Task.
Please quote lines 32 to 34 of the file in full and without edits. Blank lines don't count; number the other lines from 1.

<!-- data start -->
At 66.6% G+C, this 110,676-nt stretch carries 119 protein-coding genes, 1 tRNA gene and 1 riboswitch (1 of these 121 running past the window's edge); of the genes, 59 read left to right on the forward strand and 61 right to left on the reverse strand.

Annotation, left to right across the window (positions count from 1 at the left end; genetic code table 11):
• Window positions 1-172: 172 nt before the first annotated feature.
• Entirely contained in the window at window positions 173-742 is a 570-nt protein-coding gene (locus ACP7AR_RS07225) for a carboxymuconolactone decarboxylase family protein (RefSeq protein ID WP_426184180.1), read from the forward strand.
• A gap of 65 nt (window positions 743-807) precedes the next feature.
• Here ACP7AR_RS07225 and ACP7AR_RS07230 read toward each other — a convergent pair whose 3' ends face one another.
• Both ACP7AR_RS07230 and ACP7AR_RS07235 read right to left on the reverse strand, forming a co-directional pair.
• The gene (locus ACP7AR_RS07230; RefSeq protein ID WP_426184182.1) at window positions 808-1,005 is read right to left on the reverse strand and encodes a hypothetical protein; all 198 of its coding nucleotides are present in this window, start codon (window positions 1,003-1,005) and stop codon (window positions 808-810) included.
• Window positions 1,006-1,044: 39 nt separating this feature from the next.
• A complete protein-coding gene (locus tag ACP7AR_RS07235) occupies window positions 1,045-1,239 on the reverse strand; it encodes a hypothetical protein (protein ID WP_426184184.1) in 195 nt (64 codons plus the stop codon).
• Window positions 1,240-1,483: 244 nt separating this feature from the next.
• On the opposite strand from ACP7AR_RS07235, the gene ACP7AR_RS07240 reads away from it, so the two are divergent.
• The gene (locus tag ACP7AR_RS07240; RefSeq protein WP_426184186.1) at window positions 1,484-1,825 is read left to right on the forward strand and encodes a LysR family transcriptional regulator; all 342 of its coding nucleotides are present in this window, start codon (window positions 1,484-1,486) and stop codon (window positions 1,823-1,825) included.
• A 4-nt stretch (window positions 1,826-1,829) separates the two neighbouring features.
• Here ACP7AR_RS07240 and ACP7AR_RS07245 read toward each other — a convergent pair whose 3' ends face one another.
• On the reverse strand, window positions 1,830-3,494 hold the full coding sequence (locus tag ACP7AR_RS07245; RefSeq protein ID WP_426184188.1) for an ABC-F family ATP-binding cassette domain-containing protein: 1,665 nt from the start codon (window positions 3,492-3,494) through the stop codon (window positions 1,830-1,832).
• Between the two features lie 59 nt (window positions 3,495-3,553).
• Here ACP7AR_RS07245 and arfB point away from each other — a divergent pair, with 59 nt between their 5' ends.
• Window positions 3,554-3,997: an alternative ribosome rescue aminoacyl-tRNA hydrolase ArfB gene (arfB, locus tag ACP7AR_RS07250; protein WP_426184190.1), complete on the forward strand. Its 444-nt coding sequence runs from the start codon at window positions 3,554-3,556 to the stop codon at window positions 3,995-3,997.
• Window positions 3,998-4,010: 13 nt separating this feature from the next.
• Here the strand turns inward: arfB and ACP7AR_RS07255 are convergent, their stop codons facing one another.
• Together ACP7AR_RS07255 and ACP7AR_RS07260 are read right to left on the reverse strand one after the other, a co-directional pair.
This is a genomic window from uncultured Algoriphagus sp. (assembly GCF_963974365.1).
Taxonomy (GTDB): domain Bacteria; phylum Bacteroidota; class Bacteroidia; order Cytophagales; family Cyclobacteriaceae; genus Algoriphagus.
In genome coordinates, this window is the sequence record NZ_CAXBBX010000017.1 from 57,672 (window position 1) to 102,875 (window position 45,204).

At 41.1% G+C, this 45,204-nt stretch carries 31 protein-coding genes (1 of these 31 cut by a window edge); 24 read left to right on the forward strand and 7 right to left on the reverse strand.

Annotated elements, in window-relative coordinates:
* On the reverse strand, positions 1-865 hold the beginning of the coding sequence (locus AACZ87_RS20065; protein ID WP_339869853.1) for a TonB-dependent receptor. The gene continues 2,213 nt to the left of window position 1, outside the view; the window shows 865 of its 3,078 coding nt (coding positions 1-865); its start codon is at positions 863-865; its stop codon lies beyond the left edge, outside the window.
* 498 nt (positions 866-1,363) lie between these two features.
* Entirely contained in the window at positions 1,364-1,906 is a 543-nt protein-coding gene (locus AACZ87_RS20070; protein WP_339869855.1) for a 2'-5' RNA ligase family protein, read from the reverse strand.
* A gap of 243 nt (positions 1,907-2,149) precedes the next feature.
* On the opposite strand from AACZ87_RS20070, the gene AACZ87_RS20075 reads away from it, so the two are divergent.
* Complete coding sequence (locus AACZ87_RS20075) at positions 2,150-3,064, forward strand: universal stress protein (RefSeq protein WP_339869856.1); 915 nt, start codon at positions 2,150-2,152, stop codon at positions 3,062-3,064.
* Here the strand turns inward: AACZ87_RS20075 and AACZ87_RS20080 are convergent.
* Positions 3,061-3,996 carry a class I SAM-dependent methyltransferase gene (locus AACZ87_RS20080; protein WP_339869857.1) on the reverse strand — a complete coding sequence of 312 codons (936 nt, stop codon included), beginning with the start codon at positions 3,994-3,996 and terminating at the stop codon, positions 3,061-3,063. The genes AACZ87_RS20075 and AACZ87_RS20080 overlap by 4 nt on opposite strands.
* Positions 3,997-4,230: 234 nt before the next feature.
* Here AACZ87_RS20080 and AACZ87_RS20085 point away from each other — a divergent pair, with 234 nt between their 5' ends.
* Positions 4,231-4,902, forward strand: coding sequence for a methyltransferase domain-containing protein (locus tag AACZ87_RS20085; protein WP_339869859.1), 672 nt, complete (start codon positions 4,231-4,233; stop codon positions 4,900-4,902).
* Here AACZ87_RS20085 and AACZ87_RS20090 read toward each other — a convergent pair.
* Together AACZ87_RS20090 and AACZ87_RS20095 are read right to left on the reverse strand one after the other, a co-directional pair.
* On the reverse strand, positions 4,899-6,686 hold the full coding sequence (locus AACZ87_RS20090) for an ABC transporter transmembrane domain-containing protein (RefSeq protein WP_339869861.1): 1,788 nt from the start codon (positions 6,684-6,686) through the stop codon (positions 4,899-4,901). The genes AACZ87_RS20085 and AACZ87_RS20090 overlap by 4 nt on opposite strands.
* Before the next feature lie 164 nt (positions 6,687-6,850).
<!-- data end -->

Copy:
* On the opposite strand from AACZ87_RS20070, the gene AACZ87_RS20075 reads away from it, so the two are divergent.
* Complete coding sequence (locus AACZ87_RS20075) at positions 2,150-3,064, forward strand: universal stress protein (RefSeq protein WP_339869856.1); 915 nt, start codon at positions 2,150-2,152, stop codon at positions 3,062-3,064.
* Here the strand turns inward: AACZ87_RS20075 and AACZ87_RS20080 are convergent.